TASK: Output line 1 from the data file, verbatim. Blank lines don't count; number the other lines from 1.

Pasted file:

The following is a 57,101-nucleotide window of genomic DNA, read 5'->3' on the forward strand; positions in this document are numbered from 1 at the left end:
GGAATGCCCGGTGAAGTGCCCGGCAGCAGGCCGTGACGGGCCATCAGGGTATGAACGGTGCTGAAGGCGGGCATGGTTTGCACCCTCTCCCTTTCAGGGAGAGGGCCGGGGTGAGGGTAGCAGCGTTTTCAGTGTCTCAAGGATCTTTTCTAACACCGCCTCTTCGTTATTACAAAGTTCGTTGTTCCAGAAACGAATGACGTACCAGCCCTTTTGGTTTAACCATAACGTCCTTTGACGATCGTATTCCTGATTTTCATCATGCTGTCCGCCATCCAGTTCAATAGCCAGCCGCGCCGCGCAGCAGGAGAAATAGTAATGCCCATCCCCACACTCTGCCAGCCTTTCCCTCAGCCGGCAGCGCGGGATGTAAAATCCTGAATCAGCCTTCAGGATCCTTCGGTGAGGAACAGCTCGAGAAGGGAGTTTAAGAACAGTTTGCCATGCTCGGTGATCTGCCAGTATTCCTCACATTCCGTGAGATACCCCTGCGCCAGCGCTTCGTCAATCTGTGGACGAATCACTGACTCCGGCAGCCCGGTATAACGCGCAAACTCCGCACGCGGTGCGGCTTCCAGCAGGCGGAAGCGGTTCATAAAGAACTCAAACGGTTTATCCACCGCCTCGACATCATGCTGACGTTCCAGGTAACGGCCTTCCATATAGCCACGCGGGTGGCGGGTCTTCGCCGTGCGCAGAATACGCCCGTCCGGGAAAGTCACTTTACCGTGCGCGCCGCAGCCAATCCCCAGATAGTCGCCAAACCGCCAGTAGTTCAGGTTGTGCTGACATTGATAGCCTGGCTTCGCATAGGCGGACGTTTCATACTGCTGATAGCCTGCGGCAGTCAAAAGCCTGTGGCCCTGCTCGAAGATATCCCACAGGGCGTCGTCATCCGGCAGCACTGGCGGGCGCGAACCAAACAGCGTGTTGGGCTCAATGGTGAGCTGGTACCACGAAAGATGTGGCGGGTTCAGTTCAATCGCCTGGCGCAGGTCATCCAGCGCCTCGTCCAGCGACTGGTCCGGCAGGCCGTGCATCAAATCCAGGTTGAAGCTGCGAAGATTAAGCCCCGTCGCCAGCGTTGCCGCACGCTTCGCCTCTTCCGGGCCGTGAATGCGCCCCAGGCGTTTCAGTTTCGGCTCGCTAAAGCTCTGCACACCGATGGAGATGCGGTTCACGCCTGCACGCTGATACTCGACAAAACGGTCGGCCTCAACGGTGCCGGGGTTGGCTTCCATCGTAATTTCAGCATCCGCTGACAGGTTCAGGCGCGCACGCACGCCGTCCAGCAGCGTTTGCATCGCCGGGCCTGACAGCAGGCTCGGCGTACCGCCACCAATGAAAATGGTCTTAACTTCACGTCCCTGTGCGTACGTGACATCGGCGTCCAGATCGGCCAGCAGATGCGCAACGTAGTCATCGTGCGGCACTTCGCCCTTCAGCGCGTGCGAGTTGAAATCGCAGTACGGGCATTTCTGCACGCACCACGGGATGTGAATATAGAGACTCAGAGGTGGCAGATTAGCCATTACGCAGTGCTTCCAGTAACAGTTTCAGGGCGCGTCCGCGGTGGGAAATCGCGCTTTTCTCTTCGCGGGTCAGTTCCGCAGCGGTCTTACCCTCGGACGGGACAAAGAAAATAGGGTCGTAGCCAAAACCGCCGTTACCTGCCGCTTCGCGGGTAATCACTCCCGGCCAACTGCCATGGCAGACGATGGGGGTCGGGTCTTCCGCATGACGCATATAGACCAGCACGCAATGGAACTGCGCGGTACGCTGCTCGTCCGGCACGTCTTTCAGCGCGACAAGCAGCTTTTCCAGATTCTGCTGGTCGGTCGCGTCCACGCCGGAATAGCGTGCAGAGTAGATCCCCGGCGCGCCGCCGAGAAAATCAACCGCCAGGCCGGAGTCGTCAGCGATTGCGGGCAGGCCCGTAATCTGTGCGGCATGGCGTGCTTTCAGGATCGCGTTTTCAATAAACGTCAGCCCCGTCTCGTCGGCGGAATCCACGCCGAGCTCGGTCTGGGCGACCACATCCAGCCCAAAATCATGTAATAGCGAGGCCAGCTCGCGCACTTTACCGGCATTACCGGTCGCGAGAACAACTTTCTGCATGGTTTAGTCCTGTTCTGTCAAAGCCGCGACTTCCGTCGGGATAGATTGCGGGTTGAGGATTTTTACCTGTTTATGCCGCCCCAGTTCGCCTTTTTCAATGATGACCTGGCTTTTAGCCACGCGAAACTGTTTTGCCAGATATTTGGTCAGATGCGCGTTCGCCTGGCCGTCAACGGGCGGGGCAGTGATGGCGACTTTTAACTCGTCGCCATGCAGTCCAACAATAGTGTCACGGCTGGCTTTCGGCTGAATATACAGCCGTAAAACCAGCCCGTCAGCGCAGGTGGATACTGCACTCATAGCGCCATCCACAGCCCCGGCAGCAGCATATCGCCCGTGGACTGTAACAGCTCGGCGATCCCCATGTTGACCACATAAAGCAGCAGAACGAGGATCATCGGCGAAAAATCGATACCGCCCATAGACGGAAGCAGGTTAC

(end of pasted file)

The following is a 57,101-nucleotide window of genomic DNA, read 5'->3' on the forward strand; positions in this document are numbered from 1 at the left end: